Weeks 31 & 32

161003 – 161016 — Total classroom hours – Less than 10

I think the biggest event that’s happened in the last two weeks is that I gave a Beginners Track talk at the Boulder Ruby Group’s Presentation Night (I don’t think I’ve typed that out until now, it’s a mouthful). I’ve been wanting to give a presentation for a while now, but didn’t think I had anything to contribute, being that I’m kind of a noob. I had recently gotten positive feedback on my standardized git commit message formatting, and it occurred to me that not only would an audience of developers appreciate it, the ‘beginners’ might like to know how to set it up.

Now, I’m not going to claim that one day the clouds parted and I had this vision of the perfect commit message, of course I had help, as is the nature of web development, and most of life. One of my now many mentors, Corey Davis, introduced me to this concept a while back when we were working on a group project. He send me a .txt file and then I dug around the interwebs to figure out how to configure it with git. At this point in my coding path I even more green than I currently am, so it took some trial and error to get the message to properly configure. As I found out again recently, testing changes to git configuration can be a beast. Unless I’m missing something obvious, the only way I’ve found is to have a burner file, make a change to it, work through the git add and commit process, and confirm that everything is how it should be. The caveat, especially when dealing with the commit message, is that if something’s not configured properly it can hang the whole process in limbo, which requires an entirely new trial and error process to figure out how to fix that. This is all that to say that I felt like it would benefit some people to give a quick tutorial on how to efficiently setup a standardized git commit message.

I’ve heard from other people how beneficial giving a presentation is for both the audience (obviously) as well as the presenter. I have to say that this couldn’t be more true. I started putting a GitHub Gist together the night before the presentation and quickly realized that although I knew the general workflow of how to create and configure the commit message file, there were a lot of little details that I didn’t know and should probably read up on before I gave the presentation. Because of this I now have a deeper understanding of git and why the .txt file that Corey sent to me was configured as it was.

Before I started the presentation I informed everyone that this was simply my workflow, not the gospel, and that I welcomed any and all feedback. I’m always trying to improve my workflow, which is another reason I wanted to present. What better opportunity to see if you’re doing something right than to show a room full of other developers? I did get some great feedback, in fact there was quite a bit of back and forth during the entire presentation, which to me makes for a better presentation than me just jabbering the entire time. One nugget I received was about another technique on how to stage files for commit.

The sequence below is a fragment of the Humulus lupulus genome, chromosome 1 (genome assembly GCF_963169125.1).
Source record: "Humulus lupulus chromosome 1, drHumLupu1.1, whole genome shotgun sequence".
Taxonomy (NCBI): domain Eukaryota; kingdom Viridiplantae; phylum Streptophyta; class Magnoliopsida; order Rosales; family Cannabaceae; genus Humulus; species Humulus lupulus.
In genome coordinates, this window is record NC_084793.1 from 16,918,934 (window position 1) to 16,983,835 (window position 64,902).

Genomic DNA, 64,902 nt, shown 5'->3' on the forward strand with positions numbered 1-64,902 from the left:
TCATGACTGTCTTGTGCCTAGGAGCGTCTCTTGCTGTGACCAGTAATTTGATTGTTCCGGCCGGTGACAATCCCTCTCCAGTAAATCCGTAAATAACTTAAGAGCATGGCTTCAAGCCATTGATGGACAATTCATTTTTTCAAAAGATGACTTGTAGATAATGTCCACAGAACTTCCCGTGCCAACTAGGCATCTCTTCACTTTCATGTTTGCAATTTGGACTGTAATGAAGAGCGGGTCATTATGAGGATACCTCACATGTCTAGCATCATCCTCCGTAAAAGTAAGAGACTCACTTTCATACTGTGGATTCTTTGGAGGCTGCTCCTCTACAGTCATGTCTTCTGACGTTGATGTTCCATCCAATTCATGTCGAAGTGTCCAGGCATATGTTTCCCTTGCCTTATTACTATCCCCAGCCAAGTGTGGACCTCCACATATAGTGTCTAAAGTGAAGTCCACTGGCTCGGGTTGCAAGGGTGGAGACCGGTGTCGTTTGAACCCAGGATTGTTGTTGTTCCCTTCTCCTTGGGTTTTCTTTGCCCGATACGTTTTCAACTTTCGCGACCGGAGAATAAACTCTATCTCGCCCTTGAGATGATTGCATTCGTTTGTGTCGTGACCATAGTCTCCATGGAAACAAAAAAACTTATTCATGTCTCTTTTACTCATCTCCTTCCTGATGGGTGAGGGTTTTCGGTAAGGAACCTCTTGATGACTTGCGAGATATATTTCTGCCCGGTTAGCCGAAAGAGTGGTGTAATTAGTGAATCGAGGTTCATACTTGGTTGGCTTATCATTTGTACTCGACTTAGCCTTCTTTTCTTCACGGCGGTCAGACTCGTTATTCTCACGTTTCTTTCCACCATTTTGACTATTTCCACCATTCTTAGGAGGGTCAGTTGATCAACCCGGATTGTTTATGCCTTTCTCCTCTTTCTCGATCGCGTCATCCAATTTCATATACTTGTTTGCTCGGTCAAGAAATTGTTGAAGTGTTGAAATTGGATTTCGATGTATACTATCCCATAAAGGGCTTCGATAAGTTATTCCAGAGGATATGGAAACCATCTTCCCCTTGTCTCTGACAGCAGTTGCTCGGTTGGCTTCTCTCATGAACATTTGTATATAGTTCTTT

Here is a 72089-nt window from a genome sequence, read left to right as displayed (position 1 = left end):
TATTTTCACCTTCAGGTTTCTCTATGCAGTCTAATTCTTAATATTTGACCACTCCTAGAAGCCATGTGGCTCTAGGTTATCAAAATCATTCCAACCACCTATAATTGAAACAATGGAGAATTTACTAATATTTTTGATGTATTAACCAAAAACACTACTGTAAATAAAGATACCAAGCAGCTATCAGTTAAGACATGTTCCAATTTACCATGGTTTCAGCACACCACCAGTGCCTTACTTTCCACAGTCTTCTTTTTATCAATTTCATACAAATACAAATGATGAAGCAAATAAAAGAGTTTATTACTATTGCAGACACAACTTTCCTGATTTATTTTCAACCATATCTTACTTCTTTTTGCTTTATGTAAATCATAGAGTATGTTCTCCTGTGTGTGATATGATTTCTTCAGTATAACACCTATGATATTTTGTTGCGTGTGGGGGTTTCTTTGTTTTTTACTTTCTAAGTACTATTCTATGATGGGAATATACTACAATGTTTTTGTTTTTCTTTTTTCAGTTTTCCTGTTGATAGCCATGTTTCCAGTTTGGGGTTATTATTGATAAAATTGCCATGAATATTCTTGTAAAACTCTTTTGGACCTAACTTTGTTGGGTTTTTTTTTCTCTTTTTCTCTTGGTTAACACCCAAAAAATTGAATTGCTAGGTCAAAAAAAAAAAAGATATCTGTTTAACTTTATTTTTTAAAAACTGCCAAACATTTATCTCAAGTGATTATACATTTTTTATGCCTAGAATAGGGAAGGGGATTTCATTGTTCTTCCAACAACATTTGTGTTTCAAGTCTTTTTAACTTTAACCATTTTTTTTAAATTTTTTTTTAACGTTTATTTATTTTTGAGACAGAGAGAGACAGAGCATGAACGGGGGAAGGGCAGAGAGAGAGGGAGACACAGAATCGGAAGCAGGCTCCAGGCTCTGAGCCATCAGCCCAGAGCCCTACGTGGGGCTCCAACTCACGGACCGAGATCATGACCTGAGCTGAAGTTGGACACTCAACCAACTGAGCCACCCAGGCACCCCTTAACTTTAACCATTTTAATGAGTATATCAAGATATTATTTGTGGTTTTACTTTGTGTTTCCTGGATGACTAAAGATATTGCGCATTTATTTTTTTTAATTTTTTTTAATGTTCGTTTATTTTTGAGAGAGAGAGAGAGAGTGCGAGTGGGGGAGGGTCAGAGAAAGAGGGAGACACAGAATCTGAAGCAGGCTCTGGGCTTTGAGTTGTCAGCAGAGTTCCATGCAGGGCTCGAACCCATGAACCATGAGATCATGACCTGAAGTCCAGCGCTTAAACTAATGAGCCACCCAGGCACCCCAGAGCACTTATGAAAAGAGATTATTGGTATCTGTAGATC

My previous workflow, mostly because I was mainly only working on one feature or bug issue at a time, was to use git commit -a. Thiswas staging everything for commit. I’ve quickly come to learn, from both my internship and this presentation, that this is the lazy way to stage. I’ve also learned that I should be more thoughtful about what gets staged and what doesn’t. For this I’ve been staging each file manually, then performing a git diff --cached, which essentially shows you all the changes made to each staged file. Then, if there was a file staged that shouldn’t be for that particular commit I would have to go back and manually unstage it. That is, until now! During the presentation I was informed of the command git commit -p, which I’m pretty sure is the patch option. Basically, when this command is run it shows the changes of every file that has been altered since the last commit, and gives the option to stage, not stage, quite the staging process, and about 10 other commands. (here’s a stackoverflow link showing all the commands). This is now my workflow. It handles the code review and staging in one go, which is exactly what I want.

All in all the presentation went very well. I did a little live coding with VIM (with sweaty, shaky hands), had a great dialogue about how/when/why to commit certain things at certain times, and checked a few items off of my programmer-in-training to-do list. I adamantly recommend to every student I meet to attend meetups in their area, and I can now recommend from experience that everyone give a talk as soon as they feel comfortable doing so. This is the link to the Gist, if you have any interest in standardizing your own commit messages. At the bottom of the Gist are some more git references if you want to dive even deeper.

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